S 609 - 4.25.13

Statement of

Jamie Connell

Acting Deputy Director

Bureau of Land Management

Department of the Interior

Senate Energy & Natural Resources Committee

Subcommittee on Public Lands, Forests, and Mining

S. 609, San Juan County Federal Land Conveyance Act

April 25, 2013


Thank you for inviting the Department of the Interior to testify on S. 609, the San Juan Federal Land Conveyance Act. The Bureau of Land Management (BLM) supports S. 609, which provides for the sale of approximately 19 acres of public land in northern San Juan County, New Mexico to a private party at fair market value.We support this legislation, but would like the opportunity to work with the sponsor and the committee on a few modifications to S. 609.


In 1998, the BLM settled a lawsuit regarding protection of the southwestern willow flycatcher in New Mexico.In order to protect potential flycatcher habitat, the BLM agreed to exclude livestock grazing from riparian areas in New Mexico by fencing BLM-managed river tracts identified as having suitable flycatcher habitat.While surveying lands for fencing under the settlement agreement, the BLM discovered as many as 20 different cases of trespass on BLM-administered public lands in New Mexico.

These trespass cases included a 14-acre trespass into the Bald Eagle Area of Critical Environmental Concern (ACEC) north of Aztec, N.M.In 1999, the Blancett family, who were actively farming these acres, was cited for trespass on approximately 19 acres of public lands.Despite resolution of many of the identified trespass cases—including cases with the Blancetts' neighbors to the north and south—BLM negotiation efforts with the Blancetts were unsuccessful.

Following failed negotiations and an IBLA mediation attempt, the Blancetts sued the Department of the Interior in U.S. District Court in 2010.On February 27, 2012, a settlement was reached between the Blancetts and the Department of the Interior, and the case was dismissed with prejudice.Under that settlement agreement, the Blancetts have two years to obtain a legislative solution to address the trespass situation.If a legislative solution is not obtained by March 5, 2014, or substantial progress toward that solution is not made by that time, the BLM will offer to sell the approximately two-acre parcel with the family residence to the Blancetts and the BLM may immediately begin to fence and reclaim the remaining 17 acres for bald eagle habitat, which will remain in Federal ownership.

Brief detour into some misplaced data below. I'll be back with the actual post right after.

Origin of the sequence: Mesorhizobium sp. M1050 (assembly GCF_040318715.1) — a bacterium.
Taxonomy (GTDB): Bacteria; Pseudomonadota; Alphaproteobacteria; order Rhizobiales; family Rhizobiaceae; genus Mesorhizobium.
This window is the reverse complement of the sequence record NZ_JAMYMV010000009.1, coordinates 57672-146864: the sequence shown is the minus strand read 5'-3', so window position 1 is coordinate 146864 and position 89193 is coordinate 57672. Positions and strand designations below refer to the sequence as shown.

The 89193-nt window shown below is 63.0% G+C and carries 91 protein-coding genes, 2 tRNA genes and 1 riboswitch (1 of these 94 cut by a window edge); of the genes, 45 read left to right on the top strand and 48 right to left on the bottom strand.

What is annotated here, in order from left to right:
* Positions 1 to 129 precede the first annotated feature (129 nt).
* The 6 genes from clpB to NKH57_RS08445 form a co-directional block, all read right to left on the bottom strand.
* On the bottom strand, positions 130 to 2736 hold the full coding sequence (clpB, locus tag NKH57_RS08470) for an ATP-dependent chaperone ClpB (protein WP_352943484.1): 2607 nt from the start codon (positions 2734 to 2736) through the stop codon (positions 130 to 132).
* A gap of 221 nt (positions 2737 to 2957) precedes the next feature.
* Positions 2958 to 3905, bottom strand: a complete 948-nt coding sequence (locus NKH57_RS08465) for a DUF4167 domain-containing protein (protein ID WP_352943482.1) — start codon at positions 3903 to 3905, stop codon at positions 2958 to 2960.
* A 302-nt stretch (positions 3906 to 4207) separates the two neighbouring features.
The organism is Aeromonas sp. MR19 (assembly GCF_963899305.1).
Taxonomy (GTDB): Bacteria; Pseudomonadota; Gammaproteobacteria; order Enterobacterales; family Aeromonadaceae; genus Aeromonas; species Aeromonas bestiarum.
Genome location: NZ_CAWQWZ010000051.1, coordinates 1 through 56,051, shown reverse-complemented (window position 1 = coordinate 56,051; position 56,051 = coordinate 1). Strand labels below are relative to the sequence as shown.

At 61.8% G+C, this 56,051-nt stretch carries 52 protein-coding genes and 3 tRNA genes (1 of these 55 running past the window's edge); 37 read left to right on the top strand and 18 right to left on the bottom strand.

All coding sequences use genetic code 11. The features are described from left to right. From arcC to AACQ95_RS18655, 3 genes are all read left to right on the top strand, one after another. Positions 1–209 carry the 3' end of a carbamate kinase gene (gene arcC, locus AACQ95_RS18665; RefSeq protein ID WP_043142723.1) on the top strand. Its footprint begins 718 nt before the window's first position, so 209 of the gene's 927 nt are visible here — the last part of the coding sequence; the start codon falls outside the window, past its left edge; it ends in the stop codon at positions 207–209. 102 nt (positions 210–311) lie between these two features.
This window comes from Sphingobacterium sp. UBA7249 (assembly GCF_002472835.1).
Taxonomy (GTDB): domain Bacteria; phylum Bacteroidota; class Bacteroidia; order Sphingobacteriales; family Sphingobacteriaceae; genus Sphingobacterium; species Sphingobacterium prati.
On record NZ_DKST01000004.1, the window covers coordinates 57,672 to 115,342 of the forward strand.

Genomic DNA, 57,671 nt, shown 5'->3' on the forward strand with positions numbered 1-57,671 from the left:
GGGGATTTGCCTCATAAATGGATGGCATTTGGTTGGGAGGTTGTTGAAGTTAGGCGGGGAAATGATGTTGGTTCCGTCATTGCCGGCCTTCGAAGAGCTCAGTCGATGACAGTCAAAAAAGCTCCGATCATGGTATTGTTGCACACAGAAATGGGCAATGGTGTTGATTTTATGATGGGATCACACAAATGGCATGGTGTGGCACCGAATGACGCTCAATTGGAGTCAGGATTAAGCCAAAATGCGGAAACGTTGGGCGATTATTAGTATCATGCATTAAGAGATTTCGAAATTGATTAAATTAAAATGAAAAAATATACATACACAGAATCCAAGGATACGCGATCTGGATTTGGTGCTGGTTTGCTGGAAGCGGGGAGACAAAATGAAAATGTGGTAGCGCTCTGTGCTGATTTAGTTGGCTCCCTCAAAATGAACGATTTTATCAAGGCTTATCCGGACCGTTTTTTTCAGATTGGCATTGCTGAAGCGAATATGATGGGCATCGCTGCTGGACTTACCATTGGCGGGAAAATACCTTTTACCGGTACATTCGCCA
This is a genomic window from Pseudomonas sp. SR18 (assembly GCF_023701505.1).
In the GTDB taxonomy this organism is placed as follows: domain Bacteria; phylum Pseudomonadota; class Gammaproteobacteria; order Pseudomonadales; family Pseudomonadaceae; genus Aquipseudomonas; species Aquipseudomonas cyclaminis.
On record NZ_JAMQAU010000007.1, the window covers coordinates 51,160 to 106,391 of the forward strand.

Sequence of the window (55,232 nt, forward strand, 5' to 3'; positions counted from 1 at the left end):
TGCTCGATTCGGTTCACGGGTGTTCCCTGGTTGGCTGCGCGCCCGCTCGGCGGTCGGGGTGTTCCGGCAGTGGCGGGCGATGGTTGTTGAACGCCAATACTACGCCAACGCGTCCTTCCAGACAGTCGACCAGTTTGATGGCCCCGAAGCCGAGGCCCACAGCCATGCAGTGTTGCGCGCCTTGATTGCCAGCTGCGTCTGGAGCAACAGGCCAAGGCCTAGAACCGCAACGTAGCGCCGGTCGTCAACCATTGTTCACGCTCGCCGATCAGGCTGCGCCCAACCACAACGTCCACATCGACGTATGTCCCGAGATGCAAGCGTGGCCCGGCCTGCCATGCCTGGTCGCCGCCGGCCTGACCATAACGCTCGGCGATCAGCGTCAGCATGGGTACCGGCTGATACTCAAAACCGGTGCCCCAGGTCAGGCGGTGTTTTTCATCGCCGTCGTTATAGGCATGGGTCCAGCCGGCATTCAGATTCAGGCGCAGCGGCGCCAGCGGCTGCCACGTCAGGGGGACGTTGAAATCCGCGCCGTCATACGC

S. 609

S. 609 provides for the direct sale of approximately 19 acres of BLM-managed public land in San Juan County, New Mexico, to the Blancetts pursuant to a 2012 settlement agreement.The bill requires the Secretary of the Interior to sell at fair market value approximately 19-acres of public land to the Blancetts upon their request, as outlined in the settlement.

Under the bill, fair market value is to be determined by an appraisal conducted using the Uniform Appraisal Standards for Federal Land Acquisitions and other standard provisions.Additionally, the bill requires the Blancetts to pay administrative costs associated with the sale, including the cost of the survey and appraisal. The BLM supports these provisions.

The bill requires the transfer to the Blancetts of all right, title, and interest of the Federal government of these public lands.As written, this would include the subsurface mineral estate.The BLM notes that there are two producing oil wells on Federal land adjacent to the lands proposed for conveyance, and the Federal mineral lease associated with these wells includes the lands proposed for transfer.In order to address the existing lease and producing wells, the BLM recommends that the Federal government retain ownership of the mineral estate, and that the legislation provide for a withdrawal of the mineral estate from the mining laws and mineral leasing laws. Furthermore, we recommend that both the conveyance and the withdrawal be subject to valid existing rights.

Under the bill, all proceeds from the sale are to be deposited into a special account in the Treasury for use in the acquisition of land or interests in land to further the protective purposes of the Bald Eagle ACEC or for resource protection consistent with the purposes of the ACEC.Because these funds are derived from the sale of lands, the BLM believes these funds should be used solely to acquire other lands or interest in lands.

The BLM supports this bill as it represents an opportunity to resolve a longstanding trespass issue and facilitates a reasonable and practicable conveyance of the lands to the Blancetts that is consistent with the 2012 settlement agreement.


Thank you again for the opportunity to testify in support of the San Juan Federal Land Conveyance Act.I would be glad to answer your questions.

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